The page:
The Elephant in the RoomThe Book of the DeadLittle Ice Cream BoySleeper's WakeHouse of WarBlack DiamondKings of the WaterExhibit A

Revenge of KaliThe Bird of HeavenVaselinetjieA Man Who is Not a ManSharkRefuge

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Sunday Times Alan Paton Award Longlist

Fly Fishing for SharksThe Honour to ServeA Fork in the RoadThe Deaths of HintsaBounds of DemocracyCleaner Energy Cooler ClimateThe Maputo ConnectionRadical EngagementsThe Democratic MomentRunning with HorsesPeople's WarHaniThe Lost BoyWire Me a MillionSomething On My Mind - Kate JowellThe Strange Alchemy of Life and LawJohnny Golightly Comes HomeThe Secret ElephantsRose of SowetoBetween the LinesSouth Africa's Brave New WorldWays of StayingEmperor Can WaitSecond is NothingArchitects of PovertyBegging to be BlackAlf KumaloThe Toxic MixThere Was This GoatDonkey CrossingsInvadedSara Baartman and the Hottentot Venus

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  • Wire Me a Million: The Rise and Fall of Multimillionaire Billy Wolfe, the World’s Most Audacious White-collar Crook by Jack Shepherd Smith
    EAN: 9780864867902
    Find this book with BOOK Finder!

Image courtesy the Sunday Times

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Kalk Bay Books' Cornucopia of Xmas Book Recommendations

Architects of PovertyBegging to be BlackDon't Mess with the President's HeadFirst DraftsInvictusKnowledge in the BloodResident AlienThe Toxic MixWays of StayingSouth African Art NowA Fork in the Road'n Vurk in die padGraeme SmithThe Last ResortSomething On My Mind - Kate JowellThe Strange Alchemy of Life and LawIn the Never-Ever WoodIn die Nimmer-Immer BosBlack DiamondDaddy's GirlSummertime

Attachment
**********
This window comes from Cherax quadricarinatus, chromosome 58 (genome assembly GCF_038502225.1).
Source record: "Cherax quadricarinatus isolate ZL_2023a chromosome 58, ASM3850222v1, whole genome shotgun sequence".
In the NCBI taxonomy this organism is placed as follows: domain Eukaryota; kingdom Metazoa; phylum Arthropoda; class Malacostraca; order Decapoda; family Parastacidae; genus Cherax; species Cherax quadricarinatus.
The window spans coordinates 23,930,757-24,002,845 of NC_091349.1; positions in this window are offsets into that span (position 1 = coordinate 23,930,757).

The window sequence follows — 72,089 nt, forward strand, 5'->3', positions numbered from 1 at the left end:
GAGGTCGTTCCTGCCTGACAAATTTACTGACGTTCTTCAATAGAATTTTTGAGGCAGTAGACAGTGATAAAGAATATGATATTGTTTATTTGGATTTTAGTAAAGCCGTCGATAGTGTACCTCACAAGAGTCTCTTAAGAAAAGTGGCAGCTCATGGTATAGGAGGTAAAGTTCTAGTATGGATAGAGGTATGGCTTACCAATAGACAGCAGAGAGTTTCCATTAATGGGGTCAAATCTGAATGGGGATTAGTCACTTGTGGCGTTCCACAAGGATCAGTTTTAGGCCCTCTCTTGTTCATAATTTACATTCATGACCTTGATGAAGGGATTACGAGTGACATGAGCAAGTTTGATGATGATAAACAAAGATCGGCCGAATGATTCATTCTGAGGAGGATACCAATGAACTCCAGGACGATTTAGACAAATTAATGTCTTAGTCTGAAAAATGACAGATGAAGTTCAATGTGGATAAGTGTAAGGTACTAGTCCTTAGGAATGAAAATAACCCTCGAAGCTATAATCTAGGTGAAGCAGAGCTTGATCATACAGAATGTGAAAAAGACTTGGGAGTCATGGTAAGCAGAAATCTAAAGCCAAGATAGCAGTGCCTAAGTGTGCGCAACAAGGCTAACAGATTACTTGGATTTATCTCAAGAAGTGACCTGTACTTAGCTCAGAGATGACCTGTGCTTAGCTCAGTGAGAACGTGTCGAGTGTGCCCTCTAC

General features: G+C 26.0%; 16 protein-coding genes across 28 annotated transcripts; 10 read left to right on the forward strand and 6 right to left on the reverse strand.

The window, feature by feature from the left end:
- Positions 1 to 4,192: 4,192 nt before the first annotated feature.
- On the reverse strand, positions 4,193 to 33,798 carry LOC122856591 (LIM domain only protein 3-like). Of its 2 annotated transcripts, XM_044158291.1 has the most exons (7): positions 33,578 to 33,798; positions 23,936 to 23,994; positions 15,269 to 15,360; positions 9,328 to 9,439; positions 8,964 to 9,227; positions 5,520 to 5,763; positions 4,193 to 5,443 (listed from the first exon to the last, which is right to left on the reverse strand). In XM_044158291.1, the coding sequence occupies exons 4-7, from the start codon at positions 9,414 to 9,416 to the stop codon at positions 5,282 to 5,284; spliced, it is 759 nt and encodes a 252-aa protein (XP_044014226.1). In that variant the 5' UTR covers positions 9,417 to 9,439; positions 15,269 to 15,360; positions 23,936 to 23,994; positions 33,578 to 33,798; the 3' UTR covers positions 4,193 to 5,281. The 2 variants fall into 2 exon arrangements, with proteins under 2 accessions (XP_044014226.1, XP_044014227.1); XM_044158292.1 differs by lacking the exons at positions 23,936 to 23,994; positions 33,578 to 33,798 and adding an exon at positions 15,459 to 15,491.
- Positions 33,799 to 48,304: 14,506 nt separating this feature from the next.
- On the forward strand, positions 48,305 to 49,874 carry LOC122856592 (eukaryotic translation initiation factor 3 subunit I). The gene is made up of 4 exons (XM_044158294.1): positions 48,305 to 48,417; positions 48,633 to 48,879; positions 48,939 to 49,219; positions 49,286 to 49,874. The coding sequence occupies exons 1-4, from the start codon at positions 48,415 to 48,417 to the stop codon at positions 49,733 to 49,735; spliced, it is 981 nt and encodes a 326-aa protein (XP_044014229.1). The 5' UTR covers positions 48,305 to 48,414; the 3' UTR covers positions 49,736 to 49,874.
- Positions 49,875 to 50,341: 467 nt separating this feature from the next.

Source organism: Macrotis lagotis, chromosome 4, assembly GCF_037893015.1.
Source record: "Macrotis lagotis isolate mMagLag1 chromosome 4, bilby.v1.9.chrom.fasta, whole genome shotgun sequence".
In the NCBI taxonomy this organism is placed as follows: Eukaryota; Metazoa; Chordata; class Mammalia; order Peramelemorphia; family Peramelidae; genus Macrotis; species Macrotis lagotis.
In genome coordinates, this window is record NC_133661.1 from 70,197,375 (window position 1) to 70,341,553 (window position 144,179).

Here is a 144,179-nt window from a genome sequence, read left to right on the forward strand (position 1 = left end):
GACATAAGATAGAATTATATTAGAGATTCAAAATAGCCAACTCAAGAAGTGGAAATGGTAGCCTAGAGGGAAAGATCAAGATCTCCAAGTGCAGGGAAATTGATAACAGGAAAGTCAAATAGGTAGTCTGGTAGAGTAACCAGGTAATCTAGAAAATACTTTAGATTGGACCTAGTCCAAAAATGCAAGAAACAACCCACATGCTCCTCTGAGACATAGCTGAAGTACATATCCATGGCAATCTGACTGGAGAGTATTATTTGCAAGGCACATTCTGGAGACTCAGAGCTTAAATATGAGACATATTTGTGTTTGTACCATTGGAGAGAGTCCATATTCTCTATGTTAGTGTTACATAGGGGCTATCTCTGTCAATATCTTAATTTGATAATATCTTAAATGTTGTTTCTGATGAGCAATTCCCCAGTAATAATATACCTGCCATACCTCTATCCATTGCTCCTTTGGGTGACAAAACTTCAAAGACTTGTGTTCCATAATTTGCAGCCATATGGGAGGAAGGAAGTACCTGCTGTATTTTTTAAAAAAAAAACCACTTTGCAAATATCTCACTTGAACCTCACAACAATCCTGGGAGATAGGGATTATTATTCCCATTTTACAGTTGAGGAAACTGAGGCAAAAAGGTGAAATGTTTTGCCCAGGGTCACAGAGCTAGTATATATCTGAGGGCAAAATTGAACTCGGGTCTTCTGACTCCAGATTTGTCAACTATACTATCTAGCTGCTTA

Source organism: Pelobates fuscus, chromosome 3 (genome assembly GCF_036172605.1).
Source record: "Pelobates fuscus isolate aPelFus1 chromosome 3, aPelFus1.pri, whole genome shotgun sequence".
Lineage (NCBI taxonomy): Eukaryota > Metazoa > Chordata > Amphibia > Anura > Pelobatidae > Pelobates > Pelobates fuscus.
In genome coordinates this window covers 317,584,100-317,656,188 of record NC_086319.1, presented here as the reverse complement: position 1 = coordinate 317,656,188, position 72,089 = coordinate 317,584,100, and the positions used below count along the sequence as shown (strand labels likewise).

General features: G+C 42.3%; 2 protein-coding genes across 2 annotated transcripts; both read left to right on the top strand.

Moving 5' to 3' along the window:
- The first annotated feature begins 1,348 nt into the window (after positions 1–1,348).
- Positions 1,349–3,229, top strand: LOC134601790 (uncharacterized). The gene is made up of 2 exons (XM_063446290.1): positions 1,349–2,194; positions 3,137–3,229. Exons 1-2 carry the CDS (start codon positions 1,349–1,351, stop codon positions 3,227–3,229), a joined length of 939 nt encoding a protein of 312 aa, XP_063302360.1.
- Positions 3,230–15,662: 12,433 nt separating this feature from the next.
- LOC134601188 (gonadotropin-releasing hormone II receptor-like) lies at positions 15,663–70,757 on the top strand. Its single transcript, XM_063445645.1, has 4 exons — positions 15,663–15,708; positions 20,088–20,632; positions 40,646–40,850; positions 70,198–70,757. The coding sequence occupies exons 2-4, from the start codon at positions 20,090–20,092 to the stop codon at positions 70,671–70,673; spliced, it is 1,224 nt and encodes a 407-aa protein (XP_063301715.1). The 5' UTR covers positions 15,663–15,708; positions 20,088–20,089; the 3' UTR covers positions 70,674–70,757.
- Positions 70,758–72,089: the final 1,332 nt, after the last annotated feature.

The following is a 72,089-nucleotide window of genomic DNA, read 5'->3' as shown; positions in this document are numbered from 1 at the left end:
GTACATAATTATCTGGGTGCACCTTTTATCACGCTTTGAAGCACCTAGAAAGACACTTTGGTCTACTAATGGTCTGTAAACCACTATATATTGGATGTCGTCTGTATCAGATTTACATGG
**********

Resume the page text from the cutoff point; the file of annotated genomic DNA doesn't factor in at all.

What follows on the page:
Tales of FreedomAn Elegy for EasterlyTo Heaven by WaterBakeCooked in AfricaBlokeSouth Africa EatsSumptuousDinosaurs Diamonds and DemocracyThe War ReporterAfricanismoHot AfroGrow to LiveJane's Delicious GardenHyphen
Holding PatternImprendehoraOorblyfsel/Voice overStrange Fruit

Kalk Bay Books – your seaside haven for all things literary – brings you their recommended book list for the Xmas season – a list that contains a heart-gladdening 41 works of SA Lit. (There seems to be one oversight: where’s Kalk Bay favourite Finuala Dowling‘s Notes from the Dementia Ward?)

BOOK SA members André Brink, Kevin Bloom, Margie Orford, Petina Gappah, Francis Wilson, Tania van Schalkwyk, Gus Ferguson and Helen Moffett feature in the mix. Congrats all!

For the complete set of KBK recommendations, see these links: